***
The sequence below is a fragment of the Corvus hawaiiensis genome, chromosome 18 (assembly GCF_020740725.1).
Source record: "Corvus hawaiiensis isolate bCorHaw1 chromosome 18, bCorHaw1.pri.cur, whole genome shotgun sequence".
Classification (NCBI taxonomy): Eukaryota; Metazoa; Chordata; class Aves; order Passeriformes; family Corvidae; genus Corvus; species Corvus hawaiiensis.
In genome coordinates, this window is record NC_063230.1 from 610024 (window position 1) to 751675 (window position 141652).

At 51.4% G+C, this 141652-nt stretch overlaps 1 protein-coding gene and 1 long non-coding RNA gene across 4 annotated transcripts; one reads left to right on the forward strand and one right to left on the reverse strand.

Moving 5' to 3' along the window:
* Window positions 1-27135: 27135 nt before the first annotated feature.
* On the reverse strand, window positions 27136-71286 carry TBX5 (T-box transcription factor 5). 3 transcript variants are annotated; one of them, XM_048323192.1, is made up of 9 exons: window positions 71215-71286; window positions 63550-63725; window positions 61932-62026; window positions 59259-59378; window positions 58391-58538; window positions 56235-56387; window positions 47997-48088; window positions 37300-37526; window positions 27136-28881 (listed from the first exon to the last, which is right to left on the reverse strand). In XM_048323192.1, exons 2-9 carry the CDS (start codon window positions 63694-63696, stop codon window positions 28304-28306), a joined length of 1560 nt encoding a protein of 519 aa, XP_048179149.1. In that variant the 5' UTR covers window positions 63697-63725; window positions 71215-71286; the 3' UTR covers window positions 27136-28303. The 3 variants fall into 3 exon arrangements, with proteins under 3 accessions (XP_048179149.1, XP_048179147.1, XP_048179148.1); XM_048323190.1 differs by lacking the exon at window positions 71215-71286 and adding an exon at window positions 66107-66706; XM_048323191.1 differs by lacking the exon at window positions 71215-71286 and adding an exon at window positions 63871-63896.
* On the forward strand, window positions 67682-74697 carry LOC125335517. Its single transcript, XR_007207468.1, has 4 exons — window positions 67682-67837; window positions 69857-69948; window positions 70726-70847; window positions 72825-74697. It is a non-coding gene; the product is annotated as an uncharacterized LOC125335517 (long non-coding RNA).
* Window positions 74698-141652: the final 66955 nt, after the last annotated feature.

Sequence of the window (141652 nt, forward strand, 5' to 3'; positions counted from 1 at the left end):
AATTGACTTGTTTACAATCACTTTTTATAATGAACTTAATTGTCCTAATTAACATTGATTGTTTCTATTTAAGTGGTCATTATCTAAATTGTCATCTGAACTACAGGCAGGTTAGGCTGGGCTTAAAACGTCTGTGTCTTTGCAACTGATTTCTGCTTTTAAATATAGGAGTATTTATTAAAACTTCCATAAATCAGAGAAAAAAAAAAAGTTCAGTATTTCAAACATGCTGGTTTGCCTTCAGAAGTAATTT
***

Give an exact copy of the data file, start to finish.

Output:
The sequence below is a fragment of the Corvus hawaiiensis genome, chromosome 18 (assembly GCF_020740725.1).
Source record: "Corvus hawaiiensis isolate bCorHaw1 chromosome 18, bCorHaw1.pri.cur, whole genome shotgun sequence".
Classification (NCBI taxonomy): Eukaryota; Metazoa; Chordata; class Aves; order Passeriformes; family Corvidae; genus Corvus; species Corvus hawaiiensis.
In genome coordinates, this window is record NC_063230.1 from 610024 (window position 1) to 751675 (window position 141652).

At 51.4% G+C, this 141652-nt stretch overlaps 1 protein-coding gene and 1 long non-coding RNA gene across 4 annotated transcripts; one reads left to right on the forward strand and one right to left on the reverse strand.

Moving 5' to 3' along the window:
* Window positions 1-27135: 27135 nt before the first annotated feature.
* On the reverse strand, window positions 27136-71286 carry TBX5 (T-box transcription factor 5). 3 transcript variants are annotated; one of them, XM_048323192.1, is made up of 9 exons: window positions 71215-71286; window positions 63550-63725; window positions 61932-62026; window positions 59259-59378; window positions 58391-58538; window positions 56235-56387; window positions 47997-48088; window positions 37300-37526; window positions 27136-28881 (listed from the first exon to the last, which is right to left on the reverse strand). In XM_048323192.1, exons 2-9 carry the CDS (start codon window positions 63694-63696, stop codon window positions 28304-28306), a joined length of 1560 nt encoding a protein of 519 aa, XP_048179149.1. In that variant the 5' UTR covers window positions 63697-63725; window positions 71215-71286; the 3' UTR covers window positions 27136-28303. The 3 variants fall into 3 exon arrangements, with proteins under 3 accessions (XP_048179149.1, XP_048179147.1, XP_048179148.1); XM_048323190.1 differs by lacking the exon at window positions 71215-71286 and adding an exon at window positions 66107-66706; XM_048323191.1 differs by lacking the exon at window positions 71215-71286 and adding an exon at window positions 63871-63896.
* On the forward strand, window positions 67682-74697 carry LOC125335517. Its single transcript, XR_007207468.1, has 4 exons — window positions 67682-67837; window positions 69857-69948; window positions 70726-70847; window positions 72825-74697. It is a non-coding gene; the product is annotated as an uncharacterized LOC125335517 (long non-coding RNA).
* Window positions 74698-141652: the final 66955 nt, after the last annotated feature.

Sequence of the window (141652 nt, forward strand, 5' to 3'; positions counted from 1 at the left end):
AATTGACTTGTTTACAATCACTTTTTATAATGAACTTAATTGTCCTAATTAACATTGATTGTTTCTATTTAAGTGGTCATTATCTAAATTGTCATCTGAACTACAGGCAGGTTAGGCTGGGCTTAAAACGTCTGTGTCTTTGCAACTGATTTCTGCTTTTAAATATAGGAGTATTTATTAAAACTTCCATAAATCAGAGAAAAAAAAAAAGTTCAGTATTTCAAACATGCTGGTTTGCCTTCAGAAGTAATTT